Rhett Miller (of the Old 97's) Solo Acoustic. Special guest Jessica Lea Mayfield - 12/29Saturday, December 29 2012 6:00 pm Doors / 8:00 pm Start
WNUR Welcomes Rhett Miller and Jessica Lea Mayfield
Rhett will play a completely new show each night!
About Rhett Miller
"It’s a grown-up record,” Rhett Miller says of his extraordinary new album, The Dreamer. “It takes a long time to feel the confidence to step up and be the boss. I finally feel like I’m there.”
Rhett Miller has made a number of fine solo albums over his long, illustrious career, but none have felt quite as exemplary as The Dreamer. A collection of “simple American songs and instrumentation,” the album marks the second release on Miller’s own Maximum Sunshine Records as well as the singer/songwriter’s first foray into self-production. Sparsely arranged but animated with unrefined energy and emotion, songs like “Out Of Love” and “Swimmin’ In Sunshine” join together elements of classic country, indie folk, and chamber pop, bridging the space between Miller’s harder rocking work with the Old 97’s and the inventive complexity of his brilliant solo career.
Despite the Old 97’s prolificacy in recent years – including five studio albums over the last decade – Miller found himself with a cache of material that didn’t necessarily work within the rather ornery confines of the band. The songs all had a common thread which marked them as too temperate for the 97’s and yet more traditional roots-rock than anything Miller had done on prior solo records.
The earthy country pop of The Dreamer is ideally matched by the plaintive characterizations and the nuanced craftsmanship of a master tunesmith. Having loosely structured the album to create a somewhat illusory impression of loss, disconnection, and eventual redemption, Miller consciously infused The Dreamer with a subtle sense of the unconscious.
“There’s a very dreamlike quality to what’s going on in these songs,” he says. “There’s a sonic quality, of gently loping rhythms, and all these lyrics that are realistic but somewhat disjointed.”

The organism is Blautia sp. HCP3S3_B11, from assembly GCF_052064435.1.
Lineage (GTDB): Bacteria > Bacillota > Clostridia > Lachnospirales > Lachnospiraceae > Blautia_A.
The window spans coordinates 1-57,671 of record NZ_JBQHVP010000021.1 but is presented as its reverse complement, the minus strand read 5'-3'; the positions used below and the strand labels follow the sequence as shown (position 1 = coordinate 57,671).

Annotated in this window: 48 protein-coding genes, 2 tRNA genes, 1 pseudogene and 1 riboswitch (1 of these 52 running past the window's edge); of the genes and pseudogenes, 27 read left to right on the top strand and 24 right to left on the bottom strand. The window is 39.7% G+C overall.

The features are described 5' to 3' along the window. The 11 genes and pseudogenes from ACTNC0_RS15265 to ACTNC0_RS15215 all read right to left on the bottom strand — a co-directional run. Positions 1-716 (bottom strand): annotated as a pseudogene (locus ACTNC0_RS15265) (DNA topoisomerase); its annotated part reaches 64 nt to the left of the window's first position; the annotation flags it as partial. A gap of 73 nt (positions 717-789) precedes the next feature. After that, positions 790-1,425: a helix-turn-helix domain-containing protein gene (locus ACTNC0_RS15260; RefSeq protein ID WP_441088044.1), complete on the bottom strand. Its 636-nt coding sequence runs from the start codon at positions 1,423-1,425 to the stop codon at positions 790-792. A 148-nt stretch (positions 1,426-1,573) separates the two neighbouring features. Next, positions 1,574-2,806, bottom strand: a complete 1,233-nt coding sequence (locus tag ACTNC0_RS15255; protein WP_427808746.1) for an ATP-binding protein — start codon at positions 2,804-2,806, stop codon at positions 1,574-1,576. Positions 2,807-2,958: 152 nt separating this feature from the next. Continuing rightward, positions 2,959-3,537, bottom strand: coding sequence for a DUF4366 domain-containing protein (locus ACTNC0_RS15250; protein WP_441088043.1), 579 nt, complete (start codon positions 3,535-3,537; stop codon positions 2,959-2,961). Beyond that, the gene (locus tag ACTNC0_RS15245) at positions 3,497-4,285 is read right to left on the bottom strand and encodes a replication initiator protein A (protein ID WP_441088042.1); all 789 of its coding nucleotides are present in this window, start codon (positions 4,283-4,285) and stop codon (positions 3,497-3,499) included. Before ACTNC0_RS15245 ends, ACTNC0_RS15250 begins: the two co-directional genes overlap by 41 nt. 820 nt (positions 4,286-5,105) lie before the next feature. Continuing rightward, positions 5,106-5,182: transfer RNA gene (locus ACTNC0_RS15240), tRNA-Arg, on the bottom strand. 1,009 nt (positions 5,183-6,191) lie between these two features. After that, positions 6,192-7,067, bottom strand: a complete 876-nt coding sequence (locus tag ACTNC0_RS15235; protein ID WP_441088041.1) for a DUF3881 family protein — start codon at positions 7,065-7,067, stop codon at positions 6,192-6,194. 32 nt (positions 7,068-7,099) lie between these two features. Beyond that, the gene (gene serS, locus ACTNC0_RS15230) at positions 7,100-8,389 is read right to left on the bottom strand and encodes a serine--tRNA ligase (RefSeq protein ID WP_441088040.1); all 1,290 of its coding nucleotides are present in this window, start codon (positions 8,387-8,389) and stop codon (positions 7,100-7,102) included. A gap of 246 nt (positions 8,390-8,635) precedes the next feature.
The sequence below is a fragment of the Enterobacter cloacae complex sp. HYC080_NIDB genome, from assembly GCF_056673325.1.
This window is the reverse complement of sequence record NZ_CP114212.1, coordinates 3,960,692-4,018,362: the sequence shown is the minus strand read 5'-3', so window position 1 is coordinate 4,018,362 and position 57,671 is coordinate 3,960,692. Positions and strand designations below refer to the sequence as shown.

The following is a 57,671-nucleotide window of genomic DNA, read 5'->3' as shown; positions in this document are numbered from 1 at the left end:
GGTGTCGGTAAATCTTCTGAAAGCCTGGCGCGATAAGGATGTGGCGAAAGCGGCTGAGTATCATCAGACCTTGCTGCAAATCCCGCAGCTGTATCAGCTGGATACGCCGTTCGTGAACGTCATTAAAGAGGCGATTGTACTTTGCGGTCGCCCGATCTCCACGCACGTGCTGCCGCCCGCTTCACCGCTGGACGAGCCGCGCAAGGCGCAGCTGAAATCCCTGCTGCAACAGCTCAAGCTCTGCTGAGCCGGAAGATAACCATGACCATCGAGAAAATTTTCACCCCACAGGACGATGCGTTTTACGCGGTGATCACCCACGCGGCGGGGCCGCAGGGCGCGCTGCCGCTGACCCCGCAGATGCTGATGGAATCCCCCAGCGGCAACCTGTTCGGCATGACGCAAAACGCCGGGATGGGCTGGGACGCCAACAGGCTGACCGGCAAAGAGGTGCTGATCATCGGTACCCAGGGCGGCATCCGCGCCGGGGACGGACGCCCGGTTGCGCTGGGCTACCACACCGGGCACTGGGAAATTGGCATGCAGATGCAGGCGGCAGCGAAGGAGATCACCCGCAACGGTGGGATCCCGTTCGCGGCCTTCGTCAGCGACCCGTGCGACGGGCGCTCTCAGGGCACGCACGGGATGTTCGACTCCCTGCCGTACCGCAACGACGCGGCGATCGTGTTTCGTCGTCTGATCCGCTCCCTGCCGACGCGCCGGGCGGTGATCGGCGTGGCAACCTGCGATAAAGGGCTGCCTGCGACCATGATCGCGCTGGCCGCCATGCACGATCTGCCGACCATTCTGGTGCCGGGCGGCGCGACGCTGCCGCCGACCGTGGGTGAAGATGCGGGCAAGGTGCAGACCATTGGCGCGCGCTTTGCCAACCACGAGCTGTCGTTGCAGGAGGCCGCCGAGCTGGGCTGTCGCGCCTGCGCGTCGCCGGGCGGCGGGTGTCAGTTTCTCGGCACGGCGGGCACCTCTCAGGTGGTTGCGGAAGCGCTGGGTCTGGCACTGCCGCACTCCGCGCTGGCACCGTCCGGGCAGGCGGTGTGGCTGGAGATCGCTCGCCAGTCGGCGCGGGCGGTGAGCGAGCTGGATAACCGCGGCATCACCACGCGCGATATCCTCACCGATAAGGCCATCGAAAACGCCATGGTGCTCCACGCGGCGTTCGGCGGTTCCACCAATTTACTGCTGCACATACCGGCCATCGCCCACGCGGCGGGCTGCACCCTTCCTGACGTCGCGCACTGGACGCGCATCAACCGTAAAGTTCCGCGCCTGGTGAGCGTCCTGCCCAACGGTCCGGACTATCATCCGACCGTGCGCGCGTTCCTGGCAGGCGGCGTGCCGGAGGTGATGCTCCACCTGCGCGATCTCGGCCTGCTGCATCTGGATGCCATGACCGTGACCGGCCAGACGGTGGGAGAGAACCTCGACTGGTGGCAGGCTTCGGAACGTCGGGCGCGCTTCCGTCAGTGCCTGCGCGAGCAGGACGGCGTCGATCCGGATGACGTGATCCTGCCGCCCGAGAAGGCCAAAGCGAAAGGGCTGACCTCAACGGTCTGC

Those off-kilter observations distinguish such songs as “Out of Love,” which was inspired by the big beats blaring in the breakfast room of a hipster boutique hotel but ultimately morphed into Miller’s “answer to what a hit pop song would sound like in my perfect world.” Elsewhere, “Picture This” serves as the album’s tender heart, expertly exemplifying the album’s bucolic soulfulness and spirit. “It’s a song about growing up, getting married, having a couple of kids, and how unlikely the whole thing seems,” Miller says. “They had written some really sweet lyrics, then I brought the value of my experience with regards to that specific situation and we were able to come up with this song together.” A similar merging of sagacity and ingenuousness can be said to sum up The Dreamer, its smart, skilled songwriting balanced and brought to life by a playful spontaneity and its creator’s hard-earned confidence. Having taken the reins into his own hands, Rhett Miller has crafted what feels like a milestone in his unquestionably robust oeuvre, a definitive portrait of the artist at his autonomous best. “I loved making this album so much,” he says enthusiastically, “seeing the ease with which it can be done. Doing this myself, on my own label, with all these friends, it was a dream come true.”
Jessica Lea Mayfield
The 23-year old from Kent, Ohio first performed with her family band One Way Rider at the age of 8. At age 15, she recorded her first album "White Lies" in her brother's bedroom, printing only 100 copies. One of those copies fell into the hands of Dan Auerbach (The Black Keys). After an introduction, Mayfield and Auerbach hit the studio, laying the foundation for her debut album "With Blasphemy So Heartfelt". Says Auerbach of the recording experience, “I think she’s dark and moody in a mysterious way.” He adds, “I’m just always really excited to make music with her.”
Tell Me, Jessica’s 2011 Nonesuch Records debut, is a stunningly forthright 11-song set that addresses late night longing, serial heartbreak, and intoxicatingly dangerous liaisons conducted in dimly lit barrooms or roadside motels. By the end, the only heart intact is Mayfield’s own. It’s as if she’d stripped the sentimentality and ruefulness from a bunch of classic country songs, leaving only stark emotion. Auerbach also produced and engineered "Tell Me" at his Easy Eye Sound System studio in Akron, Ohio, matching Mayfield’s candor with eerily minimal, brilliantly constructed tracks that keep her mesmerizing, unadorned voice front and center.
The New York Times hailed the album a Critics’ Pick, while the Associated Press calls "Tell Me," “the portrait of a precocious girl growing into self-assured womanhood and a producer reaching the peak of his powers. It is a dark and moody album, full of delights throughout, and if it doesn't make Mayfield a star, that too will be heartbreaking.”